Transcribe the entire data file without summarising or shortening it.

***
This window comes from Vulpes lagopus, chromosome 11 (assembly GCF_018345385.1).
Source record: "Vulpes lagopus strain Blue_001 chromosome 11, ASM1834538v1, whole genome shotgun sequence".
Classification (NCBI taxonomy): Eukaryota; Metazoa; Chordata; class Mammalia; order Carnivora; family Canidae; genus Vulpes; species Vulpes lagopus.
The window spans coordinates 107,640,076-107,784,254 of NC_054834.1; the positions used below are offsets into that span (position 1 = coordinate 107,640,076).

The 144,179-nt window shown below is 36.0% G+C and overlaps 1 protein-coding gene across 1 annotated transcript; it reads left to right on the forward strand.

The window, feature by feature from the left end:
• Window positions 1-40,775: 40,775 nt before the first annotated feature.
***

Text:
This window comes from Vulpes lagopus, chromosome 11 (assembly GCF_018345385.1).
Source record: "Vulpes lagopus strain Blue_001 chromosome 11, ASM1834538v1, whole genome shotgun sequence".
Classification (NCBI taxonomy): Eukaryota; Metazoa; Chordata; class Mammalia; order Carnivora; family Canidae; genus Vulpes; species Vulpes lagopus.
The window spans coordinates 107,640,076-107,784,254 of NC_054834.1; the positions used below are offsets into that span (position 1 = coordinate 107,640,076).

The 144,179-nt window shown below is 36.0% G+C and overlaps 1 protein-coding gene across 1 annotated transcript; it reads left to right on the forward strand.

The window, feature by feature from the left end:
• Window positions 1-40,775: 40,775 nt before the first annotated feature.